Intermediate Microeconomics: A Modern Approach, Seventh Edition

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1 Oligopoly
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2 Oligopoly - Competition among the Few In an oligopoly there are very few sellers of the good. The product may be differentiated among the sellers (e.g. automobiles) or homogeneous (e.g. gasoline). Entry is often limited either by legal restrictions (e.g. banking in most of the world) or by a very large minimum efficient scale (e.g. overnight mail service) or by strategic behavior. Sill assuming complete and full information.
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3 How Oligopolists Compete In an oligopoly firms know that there are only a few large competitors; competitors take account of the effects of their actions on the overall market. To predict the outcome of such a market, economists must model the interaction between firms and so often use game theory or game theoretic principles.
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4 Three Basic Models Competition in quantities: Cournot-Nash equilibrium Competition in prices: Bertrand-Nash equilibrium Collusive oligopoly: Chamberlin notion of conscious parallelism It is very useful to know some basic game theory to understand these models as well as other oligopoly models.
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5 Game Theory: Setup List of players: all the players are specified in advance. List of actions: all the actions each player can take. Rules of play: who moves and when. Information structure: who knows what and when. Payoffs: the amount each player gets for every possible combination of the the players’ actions.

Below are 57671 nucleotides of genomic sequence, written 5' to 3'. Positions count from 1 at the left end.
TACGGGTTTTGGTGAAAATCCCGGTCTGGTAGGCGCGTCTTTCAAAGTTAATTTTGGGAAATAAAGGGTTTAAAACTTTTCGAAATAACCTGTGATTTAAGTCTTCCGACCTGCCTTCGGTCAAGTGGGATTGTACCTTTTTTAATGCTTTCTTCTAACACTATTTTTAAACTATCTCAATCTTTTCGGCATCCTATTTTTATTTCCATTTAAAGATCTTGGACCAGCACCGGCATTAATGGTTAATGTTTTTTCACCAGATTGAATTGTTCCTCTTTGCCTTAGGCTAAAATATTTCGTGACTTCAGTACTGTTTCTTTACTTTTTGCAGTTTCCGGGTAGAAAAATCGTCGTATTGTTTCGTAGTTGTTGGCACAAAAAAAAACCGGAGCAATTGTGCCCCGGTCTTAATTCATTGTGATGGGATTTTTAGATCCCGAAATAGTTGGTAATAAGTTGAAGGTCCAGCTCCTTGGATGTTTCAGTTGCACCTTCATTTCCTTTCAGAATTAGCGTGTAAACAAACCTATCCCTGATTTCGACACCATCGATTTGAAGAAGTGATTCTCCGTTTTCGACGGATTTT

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6 A Classic Two Player, Two Action Game - The Prisoners’ Dilemma Roger’s best response function: – If Chris lies, then Roger should confess (check out left column, 1st entries) If Chris confesses, then Roger should confess (right column, 1st entries) Confess is a dominant strategy for Roger Chris’s best response function: – If Roger lies, then Chris should confess (see top row, 2nd entries) – If Roger confesses, then Chris should confess (bottom row, 2nd entries) – Confess is a dominant strategy for Chris Chris Lie Confess Roger Lie -1 , -1 -6 , 0 Confess 0 , -6 -5 ,-5
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7 A Classic Two Player, Two Action Game - The Prisoners’ Dilemma There is a single dominant strategy equilibrium : – Rogers confesses and Chris confesses They both go to jail for 5 years Note: the game is played simultaneously and non-cooperatively! Ways to sustain the cooperative equilibrium (lie, lie) – different payoff structures – repeated play and trigger strategies Chris Lie Confess Roger Lie -1,-1 -6, 0 Confess 0, -6 -5,-5
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8 Question: Will There Always Be A Dominant Strategy Equilibrium? Answer…NO! Then what? Look for Nash Equilibrium.
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9 Nash Equilibrium Named after John Nash - a Nobel Prize winner in Economics. The Nash Non-cooperative Equilibrium of a
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oligopoly - Oligopoly 1 Oligopoly - Competition among the...

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